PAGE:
I liked this one as well. The first game I played was actually Metal Saga in the 2000s; back in the 90s I was big on Wasteland/Fallout and the entire postapocalyptic genre, so Metal Saga was right up my alley. I’ve played all the mainline games in the series since. I don’t recommend Xeno/Xeno Reborn personally; they’re some of the weaker entries in the series. Metal Dogs is just a Diablo clone, not that great either. Metal Max 3 (NDS) and 4 (3DS) were my favourites. The NDS remake of 2 is also better than the original in my opinion. There’s also another NDS game, but it’s quite bad – you have to do just about everything with the stylus, and it’s mostly completely linear, which goes against the spirit of this series. There were also some browser/mobile games, but I think they have been shut down. You can try out Metal Saga games, as they tend to be the most open-world overall.

  2. Dastrem

    It will always be one of my favorite SNES RPG, but I prefer 100x more the remake of the second one on DS.
    I tried the first one on PS2, the game was okay, but I was dissapointed by the lazy level design (a lot of copy pasted dungeon map), and it felt bugged… or maybe not ?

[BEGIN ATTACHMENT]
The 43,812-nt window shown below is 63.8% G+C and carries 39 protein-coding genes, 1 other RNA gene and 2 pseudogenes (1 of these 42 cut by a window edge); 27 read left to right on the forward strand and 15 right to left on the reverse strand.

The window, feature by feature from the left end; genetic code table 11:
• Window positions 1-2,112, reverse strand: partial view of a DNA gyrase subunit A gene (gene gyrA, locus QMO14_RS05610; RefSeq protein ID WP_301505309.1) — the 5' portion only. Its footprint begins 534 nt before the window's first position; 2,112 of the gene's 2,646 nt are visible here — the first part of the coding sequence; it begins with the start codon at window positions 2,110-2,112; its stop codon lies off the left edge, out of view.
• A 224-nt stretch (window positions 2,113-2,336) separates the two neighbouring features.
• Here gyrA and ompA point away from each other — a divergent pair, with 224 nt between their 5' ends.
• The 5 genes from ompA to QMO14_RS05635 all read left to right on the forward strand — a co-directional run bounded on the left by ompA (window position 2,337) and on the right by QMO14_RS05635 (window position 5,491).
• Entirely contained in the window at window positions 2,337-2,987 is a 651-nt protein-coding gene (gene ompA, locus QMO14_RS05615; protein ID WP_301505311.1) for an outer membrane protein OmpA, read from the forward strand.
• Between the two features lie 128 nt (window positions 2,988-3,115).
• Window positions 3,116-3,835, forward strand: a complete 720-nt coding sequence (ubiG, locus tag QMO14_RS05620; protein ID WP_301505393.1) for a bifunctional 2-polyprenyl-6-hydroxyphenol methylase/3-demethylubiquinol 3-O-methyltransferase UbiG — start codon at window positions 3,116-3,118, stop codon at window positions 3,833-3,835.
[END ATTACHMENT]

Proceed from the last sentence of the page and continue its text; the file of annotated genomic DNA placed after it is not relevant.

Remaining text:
An exemple, in the game a Wanted Monster was linked with a town quest, I died by this Wanted Monster, I thought the town could be destroyed but… no, and when I returned to kill the WM, he was disappeared.
    I was so much disgusted I dropped the game. 🙁

  3. Dastrem

    Otherwise I really really love your blog and I read a lot of your playthrought/review, because I also played to a lot of snes and pc-engine jrpg in japanese, and now I just don’t know what to play so I decided some month ago to play every jrpg games released in release date order, I abandon often if the game is really no fun, but I completed a lot of game with this way(I think I don’t have the same endurence than you.)
    I did it with snes, gb, pc-engin, ps1, and now DS.

    1. kurisu Post author

      I would do things differently if I were starting over again; I’ve definitely spent way too much time playing shitty games (and the game I’m playing now is not very good).

      The SRPGs are more tolerable because I do not force myself to finish bad games (although I enjoy mediocre/poor SRPGs a lot more than mediocre/poor SNES regular RPGs).

  4. Kicksville

    I thought it was weird they redid Metal Max Xeno so quickly after the first time, but I guess it’s actually a series tradition. (Although I suppose that was more of a mulligan than a full remake…)

  5. Healy

    Metal Max Returns is one of my favorite SNES RPGs. I always seem to have a problem with choice paralysis come the middle-game, though, so I’ve never finished it.